Environmentally friendly toilets on display at the Reinvented Toilet Expo in Beijing on November 8.
There are numerous examples of failed aid projects, where sanitation systems have been installed without consulting local people, then abandoned by the community after the project team has departed.
An expert explains how often you should poo and what it should look like.
If you want to live like a local when on holiday, you should defecate like one.
People use the Wawa River in the Philippines for many purposes.
Phoebelyn Gulunan, 2016
Community participation is vital to achieve the Sustainable Development Goals. But at the moment it often comes too little, too late.
The process of passing a bowel motion is more complicated that you might think.
Pauline Hanson’s concern about the ATO installing squat toilets to cater for its increasingly diverse workforce has prompted debate about the best way to go to the toilet: sitting or squatting.
Indian Prime Minister Narendra Modi hits the street with cleaners to promote Swachh Bharat.
Indian Prime Minister Narendra Modi wants to bring 1.5 million toilets to the 600 million Indians without access by 2019. If he fails that could prove dangerous in an election year.
Children in Ethiopia wash their hands outside a school latrine.
More than two billion people lack access to decent sanitation. Innovative sanitation technologies can bring toilets into the 21st century with benefits for the developing and developed world.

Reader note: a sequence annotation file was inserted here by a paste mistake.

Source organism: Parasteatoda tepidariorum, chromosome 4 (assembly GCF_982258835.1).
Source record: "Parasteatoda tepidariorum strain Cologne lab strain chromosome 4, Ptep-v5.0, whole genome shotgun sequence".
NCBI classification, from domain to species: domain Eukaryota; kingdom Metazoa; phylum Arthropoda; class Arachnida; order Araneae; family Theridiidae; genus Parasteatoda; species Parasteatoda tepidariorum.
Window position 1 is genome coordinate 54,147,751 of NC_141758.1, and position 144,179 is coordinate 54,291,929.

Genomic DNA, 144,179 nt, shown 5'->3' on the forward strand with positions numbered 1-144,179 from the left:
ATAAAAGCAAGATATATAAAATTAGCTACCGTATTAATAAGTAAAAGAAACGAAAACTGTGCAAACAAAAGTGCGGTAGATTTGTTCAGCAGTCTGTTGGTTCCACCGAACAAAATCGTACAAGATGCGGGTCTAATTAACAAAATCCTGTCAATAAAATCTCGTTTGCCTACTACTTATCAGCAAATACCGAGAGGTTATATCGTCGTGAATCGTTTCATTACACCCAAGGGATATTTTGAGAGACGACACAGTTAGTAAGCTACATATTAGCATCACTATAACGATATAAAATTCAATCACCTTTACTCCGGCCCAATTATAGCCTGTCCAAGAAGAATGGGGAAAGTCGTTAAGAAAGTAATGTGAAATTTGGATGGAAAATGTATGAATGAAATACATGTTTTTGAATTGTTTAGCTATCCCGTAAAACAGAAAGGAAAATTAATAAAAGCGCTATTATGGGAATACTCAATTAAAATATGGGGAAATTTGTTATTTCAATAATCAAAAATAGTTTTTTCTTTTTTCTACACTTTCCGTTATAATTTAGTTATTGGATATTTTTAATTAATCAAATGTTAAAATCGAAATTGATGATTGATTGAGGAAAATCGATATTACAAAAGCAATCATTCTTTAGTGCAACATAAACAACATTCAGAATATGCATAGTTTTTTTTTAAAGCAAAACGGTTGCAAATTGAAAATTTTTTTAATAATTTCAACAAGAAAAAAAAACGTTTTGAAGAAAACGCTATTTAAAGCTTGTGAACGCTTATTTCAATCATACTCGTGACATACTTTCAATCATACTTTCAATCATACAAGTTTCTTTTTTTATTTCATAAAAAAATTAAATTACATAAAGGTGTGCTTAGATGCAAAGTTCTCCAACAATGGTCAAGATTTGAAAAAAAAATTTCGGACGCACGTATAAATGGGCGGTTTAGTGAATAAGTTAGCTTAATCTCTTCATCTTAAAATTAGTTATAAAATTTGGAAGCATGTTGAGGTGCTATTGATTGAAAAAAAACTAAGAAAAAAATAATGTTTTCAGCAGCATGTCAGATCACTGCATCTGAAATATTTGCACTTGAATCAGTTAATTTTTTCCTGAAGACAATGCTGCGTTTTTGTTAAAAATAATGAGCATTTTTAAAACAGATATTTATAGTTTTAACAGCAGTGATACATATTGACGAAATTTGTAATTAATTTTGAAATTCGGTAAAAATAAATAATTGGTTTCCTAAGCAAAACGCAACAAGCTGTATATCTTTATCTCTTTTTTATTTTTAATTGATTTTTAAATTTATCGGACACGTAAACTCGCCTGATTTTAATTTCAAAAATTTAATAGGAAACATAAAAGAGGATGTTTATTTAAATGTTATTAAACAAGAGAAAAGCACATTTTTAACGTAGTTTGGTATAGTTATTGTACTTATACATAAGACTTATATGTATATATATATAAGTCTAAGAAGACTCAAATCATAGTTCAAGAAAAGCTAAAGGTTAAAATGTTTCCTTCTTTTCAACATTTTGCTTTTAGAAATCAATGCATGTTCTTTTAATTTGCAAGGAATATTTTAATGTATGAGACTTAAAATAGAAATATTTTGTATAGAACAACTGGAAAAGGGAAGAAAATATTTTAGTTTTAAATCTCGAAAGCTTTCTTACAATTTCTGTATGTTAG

Poor sanitation leads to diseases like malnutrition and stunted growth in children. It also makes them sick and unable to attend school.
We know that Africa's cities need better sanitation. But is the global focus on private rather than shared toilets really the best approach?
Residents of Kigali, the capital of Rwanda. Sanitation in the city is extremely poor.
Sanitation is a massive problem in East Africa. On the supply side there are a host of problems which are preventing people from accessing decent sanitation.
Millions of people in Africa don’t have access to adequate sanitation.
Despite improvements, there are still millions of people without adequate sanitation in Africa. Sustainable solutions that can be replicated elsewhere are being developed in South Africa.
Lack of proper sanitation, as in these homes in Dhaka, Bangladesh, creates all sorts of risks to social and economic wellbeing.
It’s 2014. So why do we still need World Toilet Day? Because 2.5 billion people still need one. World Toilet Day remains a critical means to raise awareness globally about one of the many important things…